Cancer enzymes are smarter than we thought
Scientists have discovered a previously unknown ability in some enzymes, which can cause cancer to spread if they are unbalanced. The discovery of this function may be crucial to more effective treatment, says researcher.
Enzymes that can contribute to the spread of cancer are more sophisticated than we used to think.
“We actually expected our experiment to reveal that the enzymes did not have this ability, but surprisingly we found that they did,” says Stine Friis on the phone from the US, where she carries out research on behalf of Copenhagen University at the American National Institutes of Health.
Discovery may improve treatment
Cancer is currently being treated based on the assumption that the enzymes should be prevented from cleaving the next substance in a chain. This is done to prevent a chain reaction which would trigger the cancer to spread.
This, however, is probably only half of the solution:
The scientists studied two enzymes: matriptase and prostasin.
Both are located on the surface of the cell and belong to the category of proteases – a group of enzymes that can cleave other proteins.
Matriptase and prostasin are important for the functioning of the cells that create ‘surfaces’ on organs, e.g. skin, lungs and intestines.
“So far we’ve only been putting a sock in the mouth of the enzyme, leaving it incapable to ‘bite’ the next substance in the chain. But if we want to block the entire signalling pathway, it appears that we’ll also need to tie down its arms, so it cannot bind to another enzyme,” says Friis, who holds a PhD in molecular biology.
The findings are published in the Journal of Biological Chemistry.
Enzymes keep chain reaction going
The researchers discovered that the enzymes can activate one another in more ways than one. Roughly speaking, they can cut and bind at the same time.
Up to now it was believed that the enzyme could only pass on a message to the next enzyme in the signalling pathway by ‘cutting’ into it.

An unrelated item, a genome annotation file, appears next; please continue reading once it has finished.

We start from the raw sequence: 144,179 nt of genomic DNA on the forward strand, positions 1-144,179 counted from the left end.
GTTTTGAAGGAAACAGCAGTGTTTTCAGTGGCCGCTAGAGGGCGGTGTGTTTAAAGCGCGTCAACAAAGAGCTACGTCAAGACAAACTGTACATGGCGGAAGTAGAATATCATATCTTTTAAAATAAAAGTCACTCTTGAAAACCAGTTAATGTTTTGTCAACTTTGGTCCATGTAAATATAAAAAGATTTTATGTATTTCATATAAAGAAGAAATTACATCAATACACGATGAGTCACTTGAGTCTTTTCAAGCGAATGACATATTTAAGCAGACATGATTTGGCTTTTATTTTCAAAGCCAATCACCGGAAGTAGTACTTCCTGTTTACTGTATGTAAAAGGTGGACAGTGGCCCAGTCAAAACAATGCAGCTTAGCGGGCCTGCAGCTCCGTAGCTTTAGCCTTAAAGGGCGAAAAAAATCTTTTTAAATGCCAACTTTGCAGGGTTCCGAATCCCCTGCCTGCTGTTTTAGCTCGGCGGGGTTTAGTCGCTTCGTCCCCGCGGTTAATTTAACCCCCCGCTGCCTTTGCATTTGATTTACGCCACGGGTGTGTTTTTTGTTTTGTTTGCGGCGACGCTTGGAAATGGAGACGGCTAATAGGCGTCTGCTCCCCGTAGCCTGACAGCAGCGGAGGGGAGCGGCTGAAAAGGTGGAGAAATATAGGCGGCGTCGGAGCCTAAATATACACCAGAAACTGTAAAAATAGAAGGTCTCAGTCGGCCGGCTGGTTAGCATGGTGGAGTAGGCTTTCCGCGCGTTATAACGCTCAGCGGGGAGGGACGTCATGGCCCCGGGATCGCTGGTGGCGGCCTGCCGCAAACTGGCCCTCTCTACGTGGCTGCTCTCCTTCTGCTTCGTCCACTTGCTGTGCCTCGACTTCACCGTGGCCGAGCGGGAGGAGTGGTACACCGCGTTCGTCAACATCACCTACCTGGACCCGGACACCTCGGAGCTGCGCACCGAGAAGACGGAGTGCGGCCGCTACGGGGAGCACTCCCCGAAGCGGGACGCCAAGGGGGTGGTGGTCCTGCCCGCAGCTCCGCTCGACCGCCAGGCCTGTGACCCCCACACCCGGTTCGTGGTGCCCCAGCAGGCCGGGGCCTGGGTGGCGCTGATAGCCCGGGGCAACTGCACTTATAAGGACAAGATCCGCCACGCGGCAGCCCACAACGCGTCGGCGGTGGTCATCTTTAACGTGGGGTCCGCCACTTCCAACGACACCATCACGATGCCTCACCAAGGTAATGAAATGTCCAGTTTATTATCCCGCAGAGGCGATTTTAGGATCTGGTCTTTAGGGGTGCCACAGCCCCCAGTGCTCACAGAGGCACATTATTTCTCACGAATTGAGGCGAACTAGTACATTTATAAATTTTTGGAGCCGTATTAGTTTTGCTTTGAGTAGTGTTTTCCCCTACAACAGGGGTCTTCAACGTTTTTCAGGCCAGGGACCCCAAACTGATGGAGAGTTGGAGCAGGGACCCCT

The enzymes activate one another and trigger a cascade of responses – also known as a signalling pathway.
The researchers suspect that matriptase and prostasin occur at an early stage in the same signalling pathway, which makes them highly interesting to study.
When an imbalance occurs, e.g. an overproduction of matriptase, we risk developing cancer because our cells become overstimulated.
It is typical of cancer cells to provoke an overproduction of proteases to carve out space in the surrounding tissue to grow and spread.
However, it turned out that they can also keep the chain reaction going merely by binding to one another. That surprised the researchers.
Cells go crazy
If this chain reaction gets out of control, it can cause cells to spiral out of control and become cancerous. The problems arise when the enzymes become unbalanced.
An earlier study with mice has revealed a close link between ‘too many’ of these special enzymes and the development of cancer.
All the experimental mice with elevated levels of matriptase developed precancerous lesions, and 7 out of 10 ended up with skin cancer.
Correlation needs to be clarified
”We have been focusing a great deal on how the enzymes cleave one another, but we can see that they are capable of doing something more than what our simplified model tells us,” says Friis.
She says the way has now been paved for studying where on this signalling pathway this newly discovered function plays in, and how exactly the enzymes ‘assist’ the cancer.
”You could say that we’re entering a new era for this type of enzymes. I think we’ll now be seeing a lot of research into this field.”
Translated by: Dann Vinther
- 'A Matriptase-Prostasin Reciprocal Zymogen Activation Complex with Unique Features: PROSTASIN AS A NON-ENZYMATIC CO-FACTOR FOR MATRIPTASE ACTIVATION', J Biol Chem. (2013), DOI: 10.1074
- 'Deregulated matriptase causes ras-independent multistage carcinogenesis and promotes ras-mediated malignant transformation', Genes Dev. DOI: 10.1101